• Steve suggested this overhead from the presentation he did in early October.
  • This slide is designed to emphasize the similarity of items which will diffuse complaints about redundancy. Al suggested you give the FIRO-B at the beginning of the session and then take the participants through the history and theory information.
  • These scores are best explained in relation to one another, since they explain the general pattern of how you go about satisfying interpersonal needs. For example, when Expressed needs are greater, you may keep others at a distance in order to avoid receiving unwanted behaviors. When Wanted needs are greater, you may feel inhibited or be dissatisfied that you are not getting what you want from others. When the needs are equal , you may be cautious about expressing a behaviour before you are sure how the person will respond. This information is from page 8 of Introduction to FIRO-B in Organizations .
  • These scores are best explained in relation to one another, since they explain the general pattern of how you go about satisfying interpersonal needs. For example, when Expressed needs are greater, you may keep others at a distance in order to avoid receiving unwanted behaviors. When Wanted needs are greater, you may feel inhibited or be dissatisfied that you are not getting what you want from others. When the needs are equal , you may be cautious about expressing a behaviour before you are sure how the person will respond. This information is from page 8 of Introduction to FIRO-B in Organizations .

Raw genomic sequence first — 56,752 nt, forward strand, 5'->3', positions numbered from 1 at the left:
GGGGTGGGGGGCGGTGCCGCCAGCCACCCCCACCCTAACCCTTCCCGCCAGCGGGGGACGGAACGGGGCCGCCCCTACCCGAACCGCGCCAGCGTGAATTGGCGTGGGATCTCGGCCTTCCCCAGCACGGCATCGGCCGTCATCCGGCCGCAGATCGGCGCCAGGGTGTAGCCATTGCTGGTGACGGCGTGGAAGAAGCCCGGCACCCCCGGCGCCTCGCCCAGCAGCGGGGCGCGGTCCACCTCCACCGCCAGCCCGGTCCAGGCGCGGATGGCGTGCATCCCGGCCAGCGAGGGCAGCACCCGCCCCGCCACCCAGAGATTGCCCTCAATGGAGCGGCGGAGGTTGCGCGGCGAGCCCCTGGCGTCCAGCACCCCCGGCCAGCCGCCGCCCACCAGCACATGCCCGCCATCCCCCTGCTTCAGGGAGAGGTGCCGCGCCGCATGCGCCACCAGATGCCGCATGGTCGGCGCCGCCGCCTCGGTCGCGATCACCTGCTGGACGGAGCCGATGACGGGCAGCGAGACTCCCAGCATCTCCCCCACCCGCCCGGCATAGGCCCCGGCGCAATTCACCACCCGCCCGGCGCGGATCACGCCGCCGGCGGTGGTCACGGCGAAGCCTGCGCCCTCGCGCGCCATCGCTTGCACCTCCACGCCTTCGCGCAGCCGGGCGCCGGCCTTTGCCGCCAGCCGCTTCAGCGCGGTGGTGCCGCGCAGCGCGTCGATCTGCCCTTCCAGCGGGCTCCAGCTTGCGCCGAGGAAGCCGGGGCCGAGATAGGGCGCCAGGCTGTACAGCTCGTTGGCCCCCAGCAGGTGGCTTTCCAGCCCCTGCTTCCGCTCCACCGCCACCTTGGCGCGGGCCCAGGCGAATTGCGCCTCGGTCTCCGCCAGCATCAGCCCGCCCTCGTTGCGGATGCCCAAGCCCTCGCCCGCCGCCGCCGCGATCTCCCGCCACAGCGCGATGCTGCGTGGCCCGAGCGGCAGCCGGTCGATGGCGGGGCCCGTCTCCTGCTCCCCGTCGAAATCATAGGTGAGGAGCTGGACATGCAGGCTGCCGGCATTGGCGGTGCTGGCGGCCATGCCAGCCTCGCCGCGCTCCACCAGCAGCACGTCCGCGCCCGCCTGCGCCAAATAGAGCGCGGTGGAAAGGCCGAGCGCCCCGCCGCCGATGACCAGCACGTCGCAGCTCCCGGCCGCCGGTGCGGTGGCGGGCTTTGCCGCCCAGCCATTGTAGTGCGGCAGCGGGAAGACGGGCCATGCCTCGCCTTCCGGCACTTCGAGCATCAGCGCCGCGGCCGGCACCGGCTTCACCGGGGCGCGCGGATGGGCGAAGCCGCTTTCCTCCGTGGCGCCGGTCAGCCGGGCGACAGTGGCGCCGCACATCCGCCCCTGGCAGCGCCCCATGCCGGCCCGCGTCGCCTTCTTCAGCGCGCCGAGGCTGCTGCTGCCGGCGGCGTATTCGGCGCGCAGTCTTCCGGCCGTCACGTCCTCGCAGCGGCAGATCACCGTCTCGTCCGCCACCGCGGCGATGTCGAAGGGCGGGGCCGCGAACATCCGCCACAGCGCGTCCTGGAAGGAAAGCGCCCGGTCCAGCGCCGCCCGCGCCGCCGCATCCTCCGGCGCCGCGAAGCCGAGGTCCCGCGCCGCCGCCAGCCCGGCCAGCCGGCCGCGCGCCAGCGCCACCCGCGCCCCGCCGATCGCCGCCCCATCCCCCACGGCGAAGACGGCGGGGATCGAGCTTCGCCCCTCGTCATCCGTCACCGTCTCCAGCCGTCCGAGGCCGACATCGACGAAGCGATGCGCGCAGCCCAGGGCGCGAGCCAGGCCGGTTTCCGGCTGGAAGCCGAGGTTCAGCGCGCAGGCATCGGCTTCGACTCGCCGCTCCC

• These scores are best explained in relation to one another, since they explain the general pattern of how you go about satisfying interpersonal needs. For example, when Expressed needs are greater, you may keep others at a distance in order to avoid receiving unwanted behaviors. When Wanted needs are greater, you may feel inhibited or be dissatisfied that you are not getting what you want from others. When the needs are equal , you may be cautious about expressing a behaviour before you are sure how the person will respond. This information is from page 8 of Introduction to FIRO-B in Organizations .
  • Steve also added this slide after presenting to a group.
  • Firo b

    1. 1. FIRO-B Fundamental Interpersonal Relations Orientation Behavior BFIRO Consulting Psychologists Press
    2. 2. History  1958 Will Schutz, Ph.D. Submarine Personnel  1978 Consulting Psychologists Press  1996 Revised Self-Scorable BFIRO Consulting Psychologists Press
    3. 3. Self-Awareness = Key  Personal/Professional Development  Employee/Management Relations  Career Development  Team Building  Leadership Development  Emotional Intelligence BFIRO Consulting Psychologists Press
    4. 4. FIRO-B  The Six Basics: Expressed Inclusion (eI) Wanted Inclusion (wI) Expressed Control (eC) Wanted Control (wC) Expressed Affection (eA) Wanted Affection (wA) BFIRO Consulting Psychologists Press